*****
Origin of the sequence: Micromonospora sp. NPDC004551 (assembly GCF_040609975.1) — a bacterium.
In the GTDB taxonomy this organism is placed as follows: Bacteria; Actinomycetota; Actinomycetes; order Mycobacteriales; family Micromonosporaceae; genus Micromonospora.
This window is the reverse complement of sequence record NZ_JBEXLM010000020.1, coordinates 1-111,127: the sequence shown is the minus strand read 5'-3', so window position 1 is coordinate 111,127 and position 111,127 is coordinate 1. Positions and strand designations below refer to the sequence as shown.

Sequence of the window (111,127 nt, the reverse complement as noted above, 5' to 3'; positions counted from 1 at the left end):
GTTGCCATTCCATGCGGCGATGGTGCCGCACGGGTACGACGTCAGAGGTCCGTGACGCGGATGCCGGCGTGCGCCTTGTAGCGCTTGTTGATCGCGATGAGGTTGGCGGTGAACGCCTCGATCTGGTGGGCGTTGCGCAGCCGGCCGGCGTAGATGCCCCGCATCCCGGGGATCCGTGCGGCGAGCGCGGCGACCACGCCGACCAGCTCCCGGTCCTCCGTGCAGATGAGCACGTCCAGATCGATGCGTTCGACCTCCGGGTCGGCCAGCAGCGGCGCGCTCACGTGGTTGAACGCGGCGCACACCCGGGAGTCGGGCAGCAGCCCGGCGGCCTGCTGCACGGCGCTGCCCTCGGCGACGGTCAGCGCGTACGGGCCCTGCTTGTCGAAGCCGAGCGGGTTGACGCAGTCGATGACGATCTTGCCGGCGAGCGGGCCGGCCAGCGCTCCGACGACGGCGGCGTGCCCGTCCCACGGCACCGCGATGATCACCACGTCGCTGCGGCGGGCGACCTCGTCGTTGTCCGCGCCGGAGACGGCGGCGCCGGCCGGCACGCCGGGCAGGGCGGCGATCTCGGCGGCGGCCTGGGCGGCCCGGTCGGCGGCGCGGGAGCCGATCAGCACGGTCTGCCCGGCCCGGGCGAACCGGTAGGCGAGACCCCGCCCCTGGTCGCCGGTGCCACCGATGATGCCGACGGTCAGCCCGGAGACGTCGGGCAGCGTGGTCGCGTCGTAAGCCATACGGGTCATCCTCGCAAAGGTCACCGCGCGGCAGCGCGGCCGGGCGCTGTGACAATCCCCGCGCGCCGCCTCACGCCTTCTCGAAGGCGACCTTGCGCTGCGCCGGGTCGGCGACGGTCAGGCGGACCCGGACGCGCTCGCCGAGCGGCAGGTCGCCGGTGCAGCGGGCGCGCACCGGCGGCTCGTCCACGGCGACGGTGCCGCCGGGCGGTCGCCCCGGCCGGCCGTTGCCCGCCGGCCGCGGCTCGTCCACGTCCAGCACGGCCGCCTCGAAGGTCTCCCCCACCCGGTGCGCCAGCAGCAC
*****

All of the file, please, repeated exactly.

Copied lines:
Origin of the sequence: Micromonospora sp. NPDC004551 (assembly GCF_040609975.1) — a bacterium.
In the GTDB taxonomy this organism is placed as follows: Bacteria; Actinomycetota; Actinomycetes; order Mycobacteriales; family Micromonosporaceae; genus Micromonospora.
This window is the reverse complement of sequence record NZ_JBEXLM010000020.1, coordinates 1-111,127: the sequence shown is the minus strand read 5'-3', so window position 1 is coordinate 111,127 and position 111,127 is coordinate 1. Positions and strand designations below refer to the sequence as shown.

Sequence of the window (111,127 nt, the reverse complement as noted above, 5' to 3'; positions counted from 1 at the left end):
GTTGCCATTCCATGCGGCGATGGTGCCGCACGGGTACGACGTCAGAGGTCCGTGACGCGGATGCCGGCGTGCGCCTTGTAGCGCTTGTTGATCGCGATGAGGTTGGCGGTGAACGCCTCGATCTGGTGGGCGTTGCGCAGCCGGCCGGCGTAGATGCCCCGCATCCCGGGGATCCGTGCGGCGAGCGCGGCGACCACGCCGACCAGCTCCCGGTCCTCCGTGCAGATGAGCACGTCCAGATCGATGCGTTCGACCTCCGGGTCGGCCAGCAGCGGCGCGCTCACGTGGTTGAACGCGGCGCACACCCGGGAGTCGGGCAGCAGCCCGGCGGCCTGCTGCACGGCGCTGCCCTCGGCGACGGTCAGCGCGTACGGGCCCTGCTTGTCGAAGCCGAGCGGGTTGACGCAGTCGATGACGATCTTGCCGGCGAGCGGGCCGGCCAGCGCTCCGACGACGGCGGCGTGCCCGTCCCACGGCACCGCGATGATCACCACGTCGCTGCGGCGGGCGACCTCGTCGTTGTCCGCGCCGGAGACGGCGGCGCCGGCCGGCACGCCGGGCAGGGCGGCGATCTCGGCGGCGGCCTGGGCGGCCCGGTCGGCGGCGCGGGAGCCGATCAGCACGGTCTGCCCGGCCCGGGCGAACCGGTAGGCGAGACCCCGCCCCTGGTCGCCGGTGCCACCGATGATGCCGACGGTCAGCCCGGAGACGTCGGGCAGCGTGGTCGCGTCGTAAGCCATACGGGTCATCCTCGCAAAGGTCACCGCGCGGCAGCGCGGCCGGGCGCTGTGACAATCCCCGCGCGCCGCCTCACGCCTTCTCGAAGGCGACCTTGCGCTGCGCCGGGTCGGCGACGGTCAGGCGGACCCGGACGCGCTCGCCGAGCGGCAGGTCGCCGGTGCAGCGGGCGCGCACCGGCGGCTCGTCCACGGCGACGGTGCCGCCGGGCGGTCGCCCCGGCCGGCCGTTGCCCGCCGGCCGCGGCTCGTCCACGTCCAGCACGGCCGCCTCGAAGGTCTCCCCCACCCGGTGCGCCAGCAGCAC